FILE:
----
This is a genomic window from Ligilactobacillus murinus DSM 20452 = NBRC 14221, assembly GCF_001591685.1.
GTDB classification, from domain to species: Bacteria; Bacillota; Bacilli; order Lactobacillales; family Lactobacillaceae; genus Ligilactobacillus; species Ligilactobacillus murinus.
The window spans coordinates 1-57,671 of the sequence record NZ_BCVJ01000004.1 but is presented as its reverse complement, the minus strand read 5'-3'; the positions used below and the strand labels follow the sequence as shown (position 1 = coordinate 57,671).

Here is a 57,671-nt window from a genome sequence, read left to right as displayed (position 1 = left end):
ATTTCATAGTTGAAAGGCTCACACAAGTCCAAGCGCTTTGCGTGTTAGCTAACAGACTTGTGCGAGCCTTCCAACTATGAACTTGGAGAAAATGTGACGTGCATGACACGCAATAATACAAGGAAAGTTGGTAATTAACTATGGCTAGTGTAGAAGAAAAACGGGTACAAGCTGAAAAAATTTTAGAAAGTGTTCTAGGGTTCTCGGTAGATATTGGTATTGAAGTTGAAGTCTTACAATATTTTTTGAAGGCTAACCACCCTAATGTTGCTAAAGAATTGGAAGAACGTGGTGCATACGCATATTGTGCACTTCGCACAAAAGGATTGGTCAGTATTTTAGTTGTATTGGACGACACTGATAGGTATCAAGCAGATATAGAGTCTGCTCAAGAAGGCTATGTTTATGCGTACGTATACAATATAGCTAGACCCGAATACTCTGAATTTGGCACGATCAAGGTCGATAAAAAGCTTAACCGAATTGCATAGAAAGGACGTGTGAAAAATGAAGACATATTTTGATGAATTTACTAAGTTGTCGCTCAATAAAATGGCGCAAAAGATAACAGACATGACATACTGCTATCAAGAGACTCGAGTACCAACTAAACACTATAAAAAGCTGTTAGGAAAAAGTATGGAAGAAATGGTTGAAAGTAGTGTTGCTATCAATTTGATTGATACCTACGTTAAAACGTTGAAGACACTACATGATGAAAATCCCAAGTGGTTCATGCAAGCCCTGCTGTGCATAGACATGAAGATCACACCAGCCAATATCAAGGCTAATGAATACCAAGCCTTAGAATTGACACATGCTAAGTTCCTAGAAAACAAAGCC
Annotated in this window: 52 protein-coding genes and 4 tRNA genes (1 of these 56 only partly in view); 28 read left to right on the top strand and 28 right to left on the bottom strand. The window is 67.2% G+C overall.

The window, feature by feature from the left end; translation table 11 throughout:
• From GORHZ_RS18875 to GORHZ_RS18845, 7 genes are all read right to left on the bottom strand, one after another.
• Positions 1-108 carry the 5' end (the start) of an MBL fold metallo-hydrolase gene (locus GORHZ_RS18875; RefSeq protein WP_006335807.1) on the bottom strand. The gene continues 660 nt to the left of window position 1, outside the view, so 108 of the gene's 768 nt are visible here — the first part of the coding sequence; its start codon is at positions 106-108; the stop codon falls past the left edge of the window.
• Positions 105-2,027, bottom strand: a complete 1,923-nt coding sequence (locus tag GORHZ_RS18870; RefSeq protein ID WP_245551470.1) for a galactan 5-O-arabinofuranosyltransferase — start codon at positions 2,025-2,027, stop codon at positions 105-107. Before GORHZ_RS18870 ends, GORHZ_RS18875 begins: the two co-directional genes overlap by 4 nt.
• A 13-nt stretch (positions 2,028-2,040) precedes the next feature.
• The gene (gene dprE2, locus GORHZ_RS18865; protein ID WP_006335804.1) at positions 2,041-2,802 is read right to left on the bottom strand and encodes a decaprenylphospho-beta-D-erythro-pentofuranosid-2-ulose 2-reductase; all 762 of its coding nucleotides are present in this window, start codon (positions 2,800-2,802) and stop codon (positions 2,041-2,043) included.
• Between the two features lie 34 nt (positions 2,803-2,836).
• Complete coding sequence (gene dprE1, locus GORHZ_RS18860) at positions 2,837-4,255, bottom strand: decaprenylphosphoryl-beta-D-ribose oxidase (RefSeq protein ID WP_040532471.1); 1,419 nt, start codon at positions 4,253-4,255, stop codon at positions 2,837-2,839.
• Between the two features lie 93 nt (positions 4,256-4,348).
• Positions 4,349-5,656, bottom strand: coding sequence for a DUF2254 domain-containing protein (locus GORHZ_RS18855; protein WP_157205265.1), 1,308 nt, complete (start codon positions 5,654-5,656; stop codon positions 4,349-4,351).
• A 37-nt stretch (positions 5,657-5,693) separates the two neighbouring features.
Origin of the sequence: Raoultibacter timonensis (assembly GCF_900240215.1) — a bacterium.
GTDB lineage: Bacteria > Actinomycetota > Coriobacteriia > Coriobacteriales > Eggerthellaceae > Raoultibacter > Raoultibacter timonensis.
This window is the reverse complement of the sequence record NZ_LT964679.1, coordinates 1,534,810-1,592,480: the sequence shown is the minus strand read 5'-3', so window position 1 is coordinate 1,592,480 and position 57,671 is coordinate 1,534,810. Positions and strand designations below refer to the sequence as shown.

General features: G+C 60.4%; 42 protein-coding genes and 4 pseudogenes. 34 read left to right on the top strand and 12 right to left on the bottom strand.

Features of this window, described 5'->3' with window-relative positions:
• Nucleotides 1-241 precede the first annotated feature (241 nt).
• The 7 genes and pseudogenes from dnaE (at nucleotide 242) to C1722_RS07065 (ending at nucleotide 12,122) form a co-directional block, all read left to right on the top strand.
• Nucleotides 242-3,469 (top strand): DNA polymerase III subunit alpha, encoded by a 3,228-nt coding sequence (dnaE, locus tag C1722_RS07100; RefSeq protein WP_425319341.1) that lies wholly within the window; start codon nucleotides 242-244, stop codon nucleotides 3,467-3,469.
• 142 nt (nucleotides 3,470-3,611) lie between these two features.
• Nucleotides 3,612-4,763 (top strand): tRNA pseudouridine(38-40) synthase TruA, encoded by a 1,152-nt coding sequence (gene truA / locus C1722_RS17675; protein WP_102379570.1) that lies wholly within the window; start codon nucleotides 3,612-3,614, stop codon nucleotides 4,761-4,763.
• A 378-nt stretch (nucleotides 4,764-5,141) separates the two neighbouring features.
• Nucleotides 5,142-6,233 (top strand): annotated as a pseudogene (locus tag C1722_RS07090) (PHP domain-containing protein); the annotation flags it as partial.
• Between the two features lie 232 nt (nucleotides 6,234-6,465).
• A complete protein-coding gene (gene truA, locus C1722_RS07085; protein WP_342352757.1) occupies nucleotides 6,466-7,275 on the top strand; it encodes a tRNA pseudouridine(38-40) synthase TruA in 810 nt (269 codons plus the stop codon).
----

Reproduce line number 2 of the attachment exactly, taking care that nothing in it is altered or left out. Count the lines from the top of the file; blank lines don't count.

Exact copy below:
GTDB classification, from domain to species: Bacteria; Bacillota; Bacilli; order Lactobacillales; family Lactobacillaceae; genus Ligilactobacillus; species Ligilactobacillus murinus.